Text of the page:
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Review of "No Proper Lady" by Isabel Cooper

No Proper LadyI want to start off by saying that this book is very far from what I normally read (I like my paranormals to be contemporary, thank you very much).  However, I gave it a try because I was looking for something different after going through the entire Pink Carnation Series in preparation for the release of the last book, The Lure of the Moonflower.  I was in desperate need for a pallet cleanser and in that regard this book served its purpose.

Before we get into the synopsis and review, I think we should talk about that cover as it was the reason I even clicked on the link to this book.  Personally, I think it is a gorgeous cover--all that blue!  The colors went together nicely, but what really drew my eye was the obvious tattoo on the woman's back.  I can't exactly make it out and I wouldn't want it on my own body (no needles, thank you), but it was distinctive.  Women of this time period most definitely wouldn't have had tattoos.

Based on the cover, I knew this wasn't going to be an ordinary historical setting, so I looked at the cover copy:

Our main characters are Joan (daughter of Arthur and Leia--with no last name) and Simon Grenville.  Joan is from "the future," which is sometime around 2088 and has been sent to the past the save the future from happening.  Paradox City.  She doesn't know all that much about the time period to which she has been sent, although she found an old style dress that she thinks will fit the bill, which doesn't, except we don't really know why.  Maybe it is out of date?  Or only something a prostitute would wear?  We're never told.

Anyway, she suddenly appears on Simon's property and he's fine with this, even though she is "half naked" (basically, she's dressed in black leather, which in alt-Victorian England translated to half naked) and has some gun-type weapon that she fires on what can only be categorized as Hell Hounds (except they don't bare any resemblance to the ones that killed Dean on Supernatural back in season 3).  None of this seems to strike him as the least bit odd.  Even with his background in magic, you would think he'd be taken aback by this, but whatevs.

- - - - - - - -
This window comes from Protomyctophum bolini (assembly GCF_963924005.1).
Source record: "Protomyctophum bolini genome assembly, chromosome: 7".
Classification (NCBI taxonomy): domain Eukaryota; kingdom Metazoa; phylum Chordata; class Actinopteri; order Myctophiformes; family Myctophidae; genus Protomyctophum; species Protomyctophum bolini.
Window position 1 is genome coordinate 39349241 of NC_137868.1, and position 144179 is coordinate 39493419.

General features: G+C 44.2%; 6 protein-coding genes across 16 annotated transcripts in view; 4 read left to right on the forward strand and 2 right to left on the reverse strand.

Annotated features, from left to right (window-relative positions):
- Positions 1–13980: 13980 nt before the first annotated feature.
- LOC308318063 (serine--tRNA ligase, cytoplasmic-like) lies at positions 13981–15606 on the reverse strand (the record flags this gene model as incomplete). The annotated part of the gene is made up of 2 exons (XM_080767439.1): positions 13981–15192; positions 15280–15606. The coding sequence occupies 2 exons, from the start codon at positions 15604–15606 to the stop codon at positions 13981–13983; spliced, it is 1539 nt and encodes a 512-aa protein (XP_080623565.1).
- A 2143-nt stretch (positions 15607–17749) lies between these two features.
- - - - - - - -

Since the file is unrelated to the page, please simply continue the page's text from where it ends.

After Joan tells this total stranger why she's there and that she's come to kill a friend of his (or ex-friend) because he causes the world to go all dystopic. (In her time, demon-like creatures roam the Earth and have taken control over the human populace, forcing them underground.)  Again, he's cool with this.  He does express concern over killing Alex because he figures this guy could be rehabilitated, despite the fact that he knows that Alex has killed at least one person and likes to force women (Simon's sister included) to play host to various demons.  (Alex is the biggest douche to ever grace the pages of a romance novel.)

This seems to be Ms. Cooper's first book and as such, it suffers from 1st book problems.  First of all, it sometimes feels as if the reader is being dropped into the middle of the book.  We don't know exactly what happened to the Earth other than something Alex wrote led to the world being doomed.  The prologue literally sticks us into a battle that is being waged to stop Joan from being able to go back in time.  You get no concept of what is happening and even with little hints throughout the book, you never really find out.

Second, the pacing is really off.  It starts off with this battle and there's a ton of urgency surrounding Joan's trip, but once she makes it back to alt-1888 that urgency is completely gone because Joan informs us that she's got a good 40 years before whatever happens to cause the world to go wrong actually comes to pass.  They sent her 40 years before she needed to be there?  I guess this is supposed to give her enough time to become accustomed to Victorian life and grow old before fighting the ultimate battle.